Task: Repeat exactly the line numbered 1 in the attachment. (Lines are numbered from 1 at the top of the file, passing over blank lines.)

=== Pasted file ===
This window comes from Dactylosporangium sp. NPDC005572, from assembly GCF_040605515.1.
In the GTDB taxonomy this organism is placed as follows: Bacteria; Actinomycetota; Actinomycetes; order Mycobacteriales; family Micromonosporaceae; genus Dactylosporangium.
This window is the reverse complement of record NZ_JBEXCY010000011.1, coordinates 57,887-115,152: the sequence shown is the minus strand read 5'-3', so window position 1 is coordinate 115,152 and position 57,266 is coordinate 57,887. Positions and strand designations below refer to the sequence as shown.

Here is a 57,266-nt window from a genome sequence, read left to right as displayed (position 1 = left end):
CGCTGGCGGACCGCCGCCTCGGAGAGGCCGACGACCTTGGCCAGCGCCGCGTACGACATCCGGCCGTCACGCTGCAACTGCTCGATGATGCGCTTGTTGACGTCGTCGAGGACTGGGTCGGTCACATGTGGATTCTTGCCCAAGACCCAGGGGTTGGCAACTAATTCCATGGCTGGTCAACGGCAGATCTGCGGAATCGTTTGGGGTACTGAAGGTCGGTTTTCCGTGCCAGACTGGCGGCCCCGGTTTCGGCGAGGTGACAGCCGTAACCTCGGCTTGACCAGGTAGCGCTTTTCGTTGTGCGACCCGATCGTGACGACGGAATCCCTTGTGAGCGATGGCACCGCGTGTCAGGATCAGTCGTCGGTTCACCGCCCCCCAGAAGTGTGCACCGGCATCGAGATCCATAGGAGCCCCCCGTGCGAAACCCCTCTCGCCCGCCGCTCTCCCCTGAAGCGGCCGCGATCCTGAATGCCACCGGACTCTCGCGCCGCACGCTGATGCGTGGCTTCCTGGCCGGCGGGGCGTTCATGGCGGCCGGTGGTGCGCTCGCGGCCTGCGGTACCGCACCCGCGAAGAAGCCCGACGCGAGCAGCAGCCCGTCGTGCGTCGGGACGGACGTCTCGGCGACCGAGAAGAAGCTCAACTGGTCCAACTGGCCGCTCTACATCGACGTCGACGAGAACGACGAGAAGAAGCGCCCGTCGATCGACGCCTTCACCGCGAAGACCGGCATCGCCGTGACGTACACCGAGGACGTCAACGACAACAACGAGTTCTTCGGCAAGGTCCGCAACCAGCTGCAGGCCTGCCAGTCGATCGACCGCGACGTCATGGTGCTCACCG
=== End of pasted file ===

This window comes from Dactylosporangium sp. NPDC005572, from assembly GCF_040605515.1.